But if his victory swept away another barrier in British politics putting Mr. Sunak in the same pathbreaking category as Margaret Thatcher, Britain’s first female prime minister, and Benjamin Disraeli, its only prime minister of Jewish heritage it also thrust him into power at a singularly difficult moment.
More on the Political Turmoil in Britain
- Making History: Rishi Sunak is the first person of color and the first Hindu to become prime minister of Britain — a milestone for a nation that is more and more ethnically diverse but also roiled by occasional anti-immigrant fervor.
- Economic Challenges: Sunak already has experience steering Britain’s public finances as chancellor of the Exchequer. That won’t make tackling the current crisis any easier.
- Political Primaries: Are primary elections of British leaders driving Britain’s dysfunction? The rise and fall of Liz Truss offers some lessons.
- Lifelong Allowance: As a former prime minister, Ms. Truss is eligible for a taxpayer-funded annual payout for the rest of her life. Some say she shouldn’t be allowed to receive it.
“There is no doubt we face profound economic challenges,” Mr. Sunak said in brief, somewhat stiff, remarks after his victory. “We now need stability and unity, and I will make it my utmost priority to bring my party and country together.”
Britain is suffering the twin scourges of surging energy prices and a recession, as well as the self-inflicted damage of Ms. Truss’s free-market agenda: sweeping unfunded tax cuts that frightened markets, sent the pound into a tailspin and kicked off a rebellion of her own lawmakers.
The dramatic circumstances of Mr. Sunak’s rise reinforced the problems he will face in uniting a divided party. Had Ms. Mordaunt cobbled together the necessary 100 votes from lawmakers, polls suggested she would have stood a decent chance of beating him with the members, as Ms. Truss did.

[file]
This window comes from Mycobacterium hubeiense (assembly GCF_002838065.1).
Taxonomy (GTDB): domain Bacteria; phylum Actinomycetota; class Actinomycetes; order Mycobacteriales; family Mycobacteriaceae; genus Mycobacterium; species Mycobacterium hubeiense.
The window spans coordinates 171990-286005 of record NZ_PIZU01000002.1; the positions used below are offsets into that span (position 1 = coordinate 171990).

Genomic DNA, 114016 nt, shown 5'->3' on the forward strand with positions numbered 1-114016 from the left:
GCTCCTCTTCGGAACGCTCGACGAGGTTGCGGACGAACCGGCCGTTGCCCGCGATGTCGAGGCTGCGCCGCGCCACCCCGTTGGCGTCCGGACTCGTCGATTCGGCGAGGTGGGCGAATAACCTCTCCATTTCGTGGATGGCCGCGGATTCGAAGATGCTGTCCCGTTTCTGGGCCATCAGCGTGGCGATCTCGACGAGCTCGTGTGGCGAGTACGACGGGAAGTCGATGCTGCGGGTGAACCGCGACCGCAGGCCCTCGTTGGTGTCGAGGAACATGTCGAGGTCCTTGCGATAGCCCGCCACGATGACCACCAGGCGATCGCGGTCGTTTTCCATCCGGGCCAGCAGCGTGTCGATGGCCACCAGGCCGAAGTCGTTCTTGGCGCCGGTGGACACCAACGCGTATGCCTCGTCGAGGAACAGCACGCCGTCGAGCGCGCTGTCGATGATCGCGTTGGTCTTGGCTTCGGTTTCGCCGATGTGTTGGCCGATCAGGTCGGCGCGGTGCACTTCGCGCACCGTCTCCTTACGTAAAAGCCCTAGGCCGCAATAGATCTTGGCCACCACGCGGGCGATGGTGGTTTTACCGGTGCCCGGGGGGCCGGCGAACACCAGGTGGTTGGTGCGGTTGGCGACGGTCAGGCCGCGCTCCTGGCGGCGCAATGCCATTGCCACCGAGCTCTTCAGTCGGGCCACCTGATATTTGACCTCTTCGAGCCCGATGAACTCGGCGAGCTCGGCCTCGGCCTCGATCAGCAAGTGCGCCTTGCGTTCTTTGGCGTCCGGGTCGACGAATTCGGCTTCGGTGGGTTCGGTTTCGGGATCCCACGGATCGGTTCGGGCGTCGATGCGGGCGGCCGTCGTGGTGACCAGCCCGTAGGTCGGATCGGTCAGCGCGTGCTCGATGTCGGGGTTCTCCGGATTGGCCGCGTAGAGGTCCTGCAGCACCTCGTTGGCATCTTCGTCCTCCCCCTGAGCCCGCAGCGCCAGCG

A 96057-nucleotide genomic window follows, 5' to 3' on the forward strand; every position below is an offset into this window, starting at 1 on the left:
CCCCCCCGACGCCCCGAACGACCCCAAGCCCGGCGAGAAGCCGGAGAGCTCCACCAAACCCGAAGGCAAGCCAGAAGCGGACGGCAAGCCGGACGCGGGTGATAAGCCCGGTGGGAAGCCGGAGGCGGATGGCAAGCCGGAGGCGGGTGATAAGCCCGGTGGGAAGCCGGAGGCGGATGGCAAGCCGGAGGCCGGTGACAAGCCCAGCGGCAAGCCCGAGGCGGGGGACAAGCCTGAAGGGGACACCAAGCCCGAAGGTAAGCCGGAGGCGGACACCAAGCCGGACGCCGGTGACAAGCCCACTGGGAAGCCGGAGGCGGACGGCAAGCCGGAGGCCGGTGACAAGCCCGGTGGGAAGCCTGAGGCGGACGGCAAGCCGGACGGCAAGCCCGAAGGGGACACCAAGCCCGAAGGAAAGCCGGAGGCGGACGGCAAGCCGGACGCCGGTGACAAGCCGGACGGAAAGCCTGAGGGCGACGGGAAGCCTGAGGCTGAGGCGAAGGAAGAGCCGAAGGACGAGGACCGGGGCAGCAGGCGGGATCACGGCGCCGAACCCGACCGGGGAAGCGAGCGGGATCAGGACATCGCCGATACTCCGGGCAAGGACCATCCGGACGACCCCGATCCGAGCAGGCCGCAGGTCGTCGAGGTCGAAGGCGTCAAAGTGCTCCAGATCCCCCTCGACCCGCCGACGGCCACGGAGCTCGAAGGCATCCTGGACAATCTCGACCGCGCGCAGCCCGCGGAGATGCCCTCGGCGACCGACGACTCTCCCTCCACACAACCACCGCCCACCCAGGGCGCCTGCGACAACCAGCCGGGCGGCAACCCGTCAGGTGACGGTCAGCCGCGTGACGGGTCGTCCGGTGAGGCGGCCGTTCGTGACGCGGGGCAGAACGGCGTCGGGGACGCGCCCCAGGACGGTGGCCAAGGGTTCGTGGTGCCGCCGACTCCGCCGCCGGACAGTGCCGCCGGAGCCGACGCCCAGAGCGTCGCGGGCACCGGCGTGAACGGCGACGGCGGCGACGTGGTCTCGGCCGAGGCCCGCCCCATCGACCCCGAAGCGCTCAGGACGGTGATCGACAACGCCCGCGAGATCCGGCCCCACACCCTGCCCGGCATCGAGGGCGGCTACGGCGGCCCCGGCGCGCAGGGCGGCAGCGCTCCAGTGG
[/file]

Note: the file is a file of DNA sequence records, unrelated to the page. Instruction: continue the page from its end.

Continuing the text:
Her failed challenge and Mr. Johnson’s aborted bid laid bare a party still torn by factions. Some members continue to view Mr. Sunak as Mr. Johnson’s political assassin, and the serial scandals of Mr. Johnson’s tenure, followed by the economic misfire of Ms. Truss’s, have left the popularity of the Tories in tatters.
The party now lags the opposition Labor Party by more than 30 percentage points in some opinion polls. The Labor leader, Keir Starmer, has demanded a general election, and those calls could grow louder as the new prime minister imposes a belt-tightening economic program in the midst of a cost-of-living crisis.
Still, political analysts said the party’s swift conclusion to the leadership contest, which avoided a vote by the members, suggested that for now, the feuding Tory factions were committed to rallying around Mr. Sunak. In her withdrawal statement, Ms. Mordaunt called for people to back her rival.